On Monday, April 7, 2014, at risk Democratic incumbents won their fight. The Centers for Medicare and Medicaid Services announced, that instead of a considered 2 percent reduction insurer payments, they would actually bolster payments upward by 0.4 percent. The office is claiming the change is due to a reassessment of Medicare costs and the health (in relative terms) of new Medicare sign ups. Medicare Advantage consumers tend to be younger than other Medicare enrollees.
Insurance companies make hefty profits of coverage like Medicare Advantage, and their recent willingness to attack Democrats (supporting cuts to the program) in narrow races has been palpable.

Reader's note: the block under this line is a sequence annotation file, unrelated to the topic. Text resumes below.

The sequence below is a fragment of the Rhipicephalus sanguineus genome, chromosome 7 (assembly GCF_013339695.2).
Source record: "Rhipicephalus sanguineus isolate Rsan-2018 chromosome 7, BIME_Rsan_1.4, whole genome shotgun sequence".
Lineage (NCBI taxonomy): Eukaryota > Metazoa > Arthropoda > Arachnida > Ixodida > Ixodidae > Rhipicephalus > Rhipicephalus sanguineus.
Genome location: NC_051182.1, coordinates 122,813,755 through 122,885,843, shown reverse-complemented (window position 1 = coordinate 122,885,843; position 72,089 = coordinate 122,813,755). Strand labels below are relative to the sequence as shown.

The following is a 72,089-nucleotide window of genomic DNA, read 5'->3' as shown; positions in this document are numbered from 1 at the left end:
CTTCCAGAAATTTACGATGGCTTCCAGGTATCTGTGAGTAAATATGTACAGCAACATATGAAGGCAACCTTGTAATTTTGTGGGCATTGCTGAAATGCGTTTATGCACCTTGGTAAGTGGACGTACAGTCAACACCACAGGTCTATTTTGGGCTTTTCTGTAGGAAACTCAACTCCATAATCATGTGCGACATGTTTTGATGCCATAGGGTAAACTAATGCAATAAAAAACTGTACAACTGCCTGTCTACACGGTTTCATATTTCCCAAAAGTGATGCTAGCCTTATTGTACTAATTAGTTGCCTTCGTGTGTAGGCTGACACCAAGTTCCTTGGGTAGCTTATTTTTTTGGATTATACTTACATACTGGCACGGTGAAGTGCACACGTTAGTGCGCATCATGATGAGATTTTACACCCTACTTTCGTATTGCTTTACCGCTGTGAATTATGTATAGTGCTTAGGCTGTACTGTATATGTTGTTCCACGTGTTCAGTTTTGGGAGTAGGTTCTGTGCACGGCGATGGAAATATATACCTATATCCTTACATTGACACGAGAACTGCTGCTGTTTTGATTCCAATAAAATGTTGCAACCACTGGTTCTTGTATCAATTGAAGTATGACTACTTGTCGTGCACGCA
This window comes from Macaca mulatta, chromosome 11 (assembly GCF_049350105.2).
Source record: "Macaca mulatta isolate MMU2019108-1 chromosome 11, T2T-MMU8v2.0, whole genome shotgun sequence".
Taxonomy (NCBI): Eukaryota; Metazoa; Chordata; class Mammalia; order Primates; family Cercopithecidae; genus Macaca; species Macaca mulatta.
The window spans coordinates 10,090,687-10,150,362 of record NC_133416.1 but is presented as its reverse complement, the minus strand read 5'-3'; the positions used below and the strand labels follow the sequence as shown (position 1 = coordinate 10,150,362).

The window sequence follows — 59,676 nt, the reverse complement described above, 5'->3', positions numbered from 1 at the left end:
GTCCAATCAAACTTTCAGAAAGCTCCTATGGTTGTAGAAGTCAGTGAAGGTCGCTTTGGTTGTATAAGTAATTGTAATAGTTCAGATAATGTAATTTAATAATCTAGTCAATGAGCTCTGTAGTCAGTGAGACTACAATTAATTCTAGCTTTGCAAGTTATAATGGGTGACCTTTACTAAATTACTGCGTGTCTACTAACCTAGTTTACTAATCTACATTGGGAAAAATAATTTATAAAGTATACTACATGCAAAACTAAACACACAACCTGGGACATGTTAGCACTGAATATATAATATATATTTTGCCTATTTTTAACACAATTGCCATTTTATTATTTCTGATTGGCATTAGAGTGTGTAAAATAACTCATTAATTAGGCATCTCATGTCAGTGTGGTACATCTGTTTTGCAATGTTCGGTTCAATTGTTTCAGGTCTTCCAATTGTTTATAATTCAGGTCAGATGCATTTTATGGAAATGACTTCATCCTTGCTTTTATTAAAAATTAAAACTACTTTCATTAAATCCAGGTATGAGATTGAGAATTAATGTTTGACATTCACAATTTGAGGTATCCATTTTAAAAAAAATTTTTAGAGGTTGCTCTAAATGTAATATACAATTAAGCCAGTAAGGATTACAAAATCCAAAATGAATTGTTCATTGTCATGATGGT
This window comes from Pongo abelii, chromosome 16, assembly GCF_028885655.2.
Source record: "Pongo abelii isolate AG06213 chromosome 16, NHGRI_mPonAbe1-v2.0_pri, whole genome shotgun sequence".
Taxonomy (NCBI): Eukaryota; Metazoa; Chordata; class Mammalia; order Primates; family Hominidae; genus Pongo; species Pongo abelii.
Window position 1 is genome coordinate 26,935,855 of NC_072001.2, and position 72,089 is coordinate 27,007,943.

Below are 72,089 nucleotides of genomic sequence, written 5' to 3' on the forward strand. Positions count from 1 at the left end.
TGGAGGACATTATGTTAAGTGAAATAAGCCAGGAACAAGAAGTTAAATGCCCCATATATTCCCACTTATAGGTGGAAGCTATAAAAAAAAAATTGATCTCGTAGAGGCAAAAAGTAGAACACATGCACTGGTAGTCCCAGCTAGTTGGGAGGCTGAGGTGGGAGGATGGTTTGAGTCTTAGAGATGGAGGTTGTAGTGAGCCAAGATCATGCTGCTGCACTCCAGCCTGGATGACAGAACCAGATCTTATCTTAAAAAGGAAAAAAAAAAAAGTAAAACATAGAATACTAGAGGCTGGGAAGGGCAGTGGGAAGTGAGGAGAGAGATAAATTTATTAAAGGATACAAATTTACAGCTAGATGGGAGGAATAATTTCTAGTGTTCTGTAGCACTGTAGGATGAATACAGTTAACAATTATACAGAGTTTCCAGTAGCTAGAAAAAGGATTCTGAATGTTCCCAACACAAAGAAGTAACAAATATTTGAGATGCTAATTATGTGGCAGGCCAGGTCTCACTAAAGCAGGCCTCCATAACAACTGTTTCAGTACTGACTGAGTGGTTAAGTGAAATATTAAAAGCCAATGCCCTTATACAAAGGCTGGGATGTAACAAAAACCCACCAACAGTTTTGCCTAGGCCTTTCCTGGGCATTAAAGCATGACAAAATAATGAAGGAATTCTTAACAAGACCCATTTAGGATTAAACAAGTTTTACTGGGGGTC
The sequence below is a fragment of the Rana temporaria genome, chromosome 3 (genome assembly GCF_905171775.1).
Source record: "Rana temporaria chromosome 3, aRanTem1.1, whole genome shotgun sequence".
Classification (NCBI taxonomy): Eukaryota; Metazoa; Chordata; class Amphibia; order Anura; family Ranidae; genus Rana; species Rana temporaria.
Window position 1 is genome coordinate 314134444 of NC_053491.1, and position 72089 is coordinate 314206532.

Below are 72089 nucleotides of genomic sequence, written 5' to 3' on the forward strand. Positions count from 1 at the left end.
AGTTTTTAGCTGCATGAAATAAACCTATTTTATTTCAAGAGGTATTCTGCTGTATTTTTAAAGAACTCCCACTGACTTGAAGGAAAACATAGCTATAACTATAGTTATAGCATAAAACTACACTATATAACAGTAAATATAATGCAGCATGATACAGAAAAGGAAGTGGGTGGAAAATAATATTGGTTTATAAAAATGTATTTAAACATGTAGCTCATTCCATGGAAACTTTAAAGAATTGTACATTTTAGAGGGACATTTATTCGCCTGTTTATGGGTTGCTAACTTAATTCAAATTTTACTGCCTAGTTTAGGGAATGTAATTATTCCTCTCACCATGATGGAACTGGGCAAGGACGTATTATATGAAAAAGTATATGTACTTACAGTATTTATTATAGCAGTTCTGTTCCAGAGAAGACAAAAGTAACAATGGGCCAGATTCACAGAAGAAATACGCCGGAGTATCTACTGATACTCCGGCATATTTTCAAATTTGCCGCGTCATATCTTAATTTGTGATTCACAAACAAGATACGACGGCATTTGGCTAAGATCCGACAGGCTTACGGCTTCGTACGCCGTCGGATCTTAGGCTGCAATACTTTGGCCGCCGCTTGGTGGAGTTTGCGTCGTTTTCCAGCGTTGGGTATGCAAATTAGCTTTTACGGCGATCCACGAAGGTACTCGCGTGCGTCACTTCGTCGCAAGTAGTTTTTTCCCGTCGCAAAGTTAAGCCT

Contrary to a recently published Drudge Report item, John Boehner blogs that Republican support for a legislative fix to Obamacare does not constitute advocating expansion. The Drudge Report recently led its website headlines with: “Republicans expand Obamacare?” In late March, 2014 – House leadership angered the rank and file by authorizing legislation to block a potential reduction in spending. This occurred via a voice-vote with only dozens of members actually on the floor.
Republicans claim they remain committed to repealing Obamacare outright, and replacing it with a viable GOP version. But Republicans are walking a tight line in 2014, as a divided minority in the House of Representatives.